Official Blog of the Education Exchange Corps

Monday, February 7, 2011

Cranky System and Economics

With volunteers and college students about to start their placements this semester, the online system is about to get tested.

My main goal is to make this as easy as possible for our partner schools to use. So I'm now creating an "Easy View" section of the website that allows teachers and administrators to bypass all the editing options and just see who is coming to their school on any particular day.

But Google is getting cranky and doesn't want to show me my calendars right now. Not like I took weeks to make them or anything....

On a side note, I'm doing some research of my own that will hopefully end with something I can publish. (I'm sure it's not easy for a recent college graduate without any advanced degrees or past publications outside of editorial columns to get published, but I'm feeling lucky.)
The research is centering around the idea of parceling out responsibility and enabling more folks to get involved in our larger social challenges, like education. Now, I'm specifically looking into the economics of scheduling, and I am struggling to find any way for people to coordinate schedules efficiently without the use of a third party arbitrator.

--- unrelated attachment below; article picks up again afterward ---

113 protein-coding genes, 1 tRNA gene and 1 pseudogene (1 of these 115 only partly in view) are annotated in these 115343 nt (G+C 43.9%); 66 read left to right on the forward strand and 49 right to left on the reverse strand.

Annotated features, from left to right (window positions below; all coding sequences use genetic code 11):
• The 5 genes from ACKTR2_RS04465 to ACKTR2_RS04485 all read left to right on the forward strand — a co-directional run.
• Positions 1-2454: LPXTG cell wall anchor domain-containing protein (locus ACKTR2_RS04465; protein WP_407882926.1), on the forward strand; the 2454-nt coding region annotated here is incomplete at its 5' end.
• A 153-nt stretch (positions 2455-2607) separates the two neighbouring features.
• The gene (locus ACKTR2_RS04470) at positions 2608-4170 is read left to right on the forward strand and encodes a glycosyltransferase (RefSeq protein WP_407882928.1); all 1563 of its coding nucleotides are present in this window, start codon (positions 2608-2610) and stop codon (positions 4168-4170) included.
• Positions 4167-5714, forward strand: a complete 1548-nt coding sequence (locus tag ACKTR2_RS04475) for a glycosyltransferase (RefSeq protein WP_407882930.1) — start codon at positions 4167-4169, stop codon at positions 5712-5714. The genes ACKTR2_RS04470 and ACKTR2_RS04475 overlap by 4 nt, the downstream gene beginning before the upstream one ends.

Say we assume that we make decisions based on what's best for ourselves, and let's say there are two people trying to coordinate schedules.
If we set up the scheduling system with Person 1 revealing all of their free time and Person 2 then selecting a slot of that free time, Person 2 would pick that slot which works best for Person 2. So Person 2 would maximize his utility given the situation, but this doesn't mean that the utility of the system (Person 1 + Person 2) is maximized.

Think about it like this: When Person 2 picks the "Best" time slot for himself, that same slot might just happen to be the "Worst" time slot for Person 1. Even though Person 2 might be a little worse off personally picking his second or third most favored time slot, the gains in convenience/happiness for Person 1 in moving from the "Worst" to something better might be enough to offset Person 2's losses.

In other words, "Best" + "Worst" might be less than "Good" + "OK".

In subsequent posts, I'll actually draw out diagrams to explain this all a bit better (if you're familiar with Game Theory, you may have already done this in your head).
Long story short, I'm trying to find a way to set up this whole process that will get people to coordinate and make choices that benefits the whole rather than just one individual.

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